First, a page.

• At Napier University, biology students have to complete a diagnostic test, the object of which is to identify at-risk students. The test includes questions on housing and motivation for doing a degree, for more information, see: http://www.ulster.ac.uk/star/induction/extended_induction.htm.

Contact between staff and students

Students flourish in an atmosphere where they feel that they matter to staff, and feel discouraged when they have no contact outside the lecture theatre.

Jefferson Community College, Kentucky, for example, came up with a number of ideas for improving faculty-student interaction, such as:

  • at the end of each class period, ask one student to stay behind and talk to you;
  • ask students to drop by your office to pick up assignments rather than giving them out anonymously;
  • call students on the telephone if they are absent;
  • circulate round the class as you talk or ask questions;
  • provide positive reinforcement wherever possible;
  • listen intently to students’ views and opinions;
  • socialize with your students at their clubs and bars.

While Griffith University advocates getting to know the students especially their needs, motivations and aspirations.

Assessment

One of the reasons why students leave is because they become disheartened when they get low marks. Students should receive adequate preparation, expectations should be set out clearly, and feedback should be prompt and clear. Thomas (2002: p. 439) advises including "a range of assessment practices that give all students, irrespective of their preferred method of assessment, the opportunities to succeed, and which do not assume the same amount of time and other resources".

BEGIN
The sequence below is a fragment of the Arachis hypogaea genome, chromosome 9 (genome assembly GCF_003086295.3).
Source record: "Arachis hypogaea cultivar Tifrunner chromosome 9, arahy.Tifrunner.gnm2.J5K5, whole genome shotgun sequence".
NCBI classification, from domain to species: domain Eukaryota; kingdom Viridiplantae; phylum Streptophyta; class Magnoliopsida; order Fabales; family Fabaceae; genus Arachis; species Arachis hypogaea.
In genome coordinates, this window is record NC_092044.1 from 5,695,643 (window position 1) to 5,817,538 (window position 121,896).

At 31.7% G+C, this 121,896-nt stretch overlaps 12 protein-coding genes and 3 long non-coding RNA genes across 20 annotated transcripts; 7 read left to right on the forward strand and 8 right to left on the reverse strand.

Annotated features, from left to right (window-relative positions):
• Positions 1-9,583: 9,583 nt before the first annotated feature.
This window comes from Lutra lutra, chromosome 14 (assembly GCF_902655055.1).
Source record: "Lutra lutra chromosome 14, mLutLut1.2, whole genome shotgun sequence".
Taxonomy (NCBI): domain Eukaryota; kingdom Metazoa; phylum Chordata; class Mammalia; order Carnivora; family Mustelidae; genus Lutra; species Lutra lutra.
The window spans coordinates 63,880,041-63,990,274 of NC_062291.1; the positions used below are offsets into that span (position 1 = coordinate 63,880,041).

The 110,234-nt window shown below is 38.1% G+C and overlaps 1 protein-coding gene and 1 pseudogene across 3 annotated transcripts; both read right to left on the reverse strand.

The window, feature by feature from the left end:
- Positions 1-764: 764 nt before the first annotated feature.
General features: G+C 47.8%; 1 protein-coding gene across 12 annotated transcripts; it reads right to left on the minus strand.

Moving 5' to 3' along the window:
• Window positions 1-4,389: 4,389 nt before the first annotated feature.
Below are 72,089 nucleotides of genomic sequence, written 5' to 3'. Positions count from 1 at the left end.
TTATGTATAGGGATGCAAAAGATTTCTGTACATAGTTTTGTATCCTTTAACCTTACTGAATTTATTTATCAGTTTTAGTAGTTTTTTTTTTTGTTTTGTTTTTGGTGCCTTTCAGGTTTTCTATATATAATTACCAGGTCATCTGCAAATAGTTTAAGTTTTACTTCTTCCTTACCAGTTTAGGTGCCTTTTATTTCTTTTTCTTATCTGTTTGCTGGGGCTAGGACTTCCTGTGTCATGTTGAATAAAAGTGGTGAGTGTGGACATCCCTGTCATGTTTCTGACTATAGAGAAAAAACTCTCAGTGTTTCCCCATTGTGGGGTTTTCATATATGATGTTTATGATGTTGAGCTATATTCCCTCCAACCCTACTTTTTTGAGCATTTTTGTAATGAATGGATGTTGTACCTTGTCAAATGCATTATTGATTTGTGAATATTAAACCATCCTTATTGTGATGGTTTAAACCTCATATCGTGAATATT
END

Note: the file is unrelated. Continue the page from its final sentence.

The University of Manchester Department of History and Economic History tackled the problem of bunching assignments around Christmas by better spacing, and made sure that students were better prepared and received better feedback.

One of the University of Western Sydney’s 11 checkpoints for retention is that assessment tasks must be "precisely specified, real-world, problem-based, integrated and well-timed with a clear, up-front indication of how they will be graded".

Jefferson Community College in Kentucky advocates that tutors stress a positive "you can handle it" attitude, and emphasize willingness to give help, as well as meeting with students who do less well, and, if research papers are required, making sure students know how to use the library, and conducting a weekly evaluation of what the class has achieved.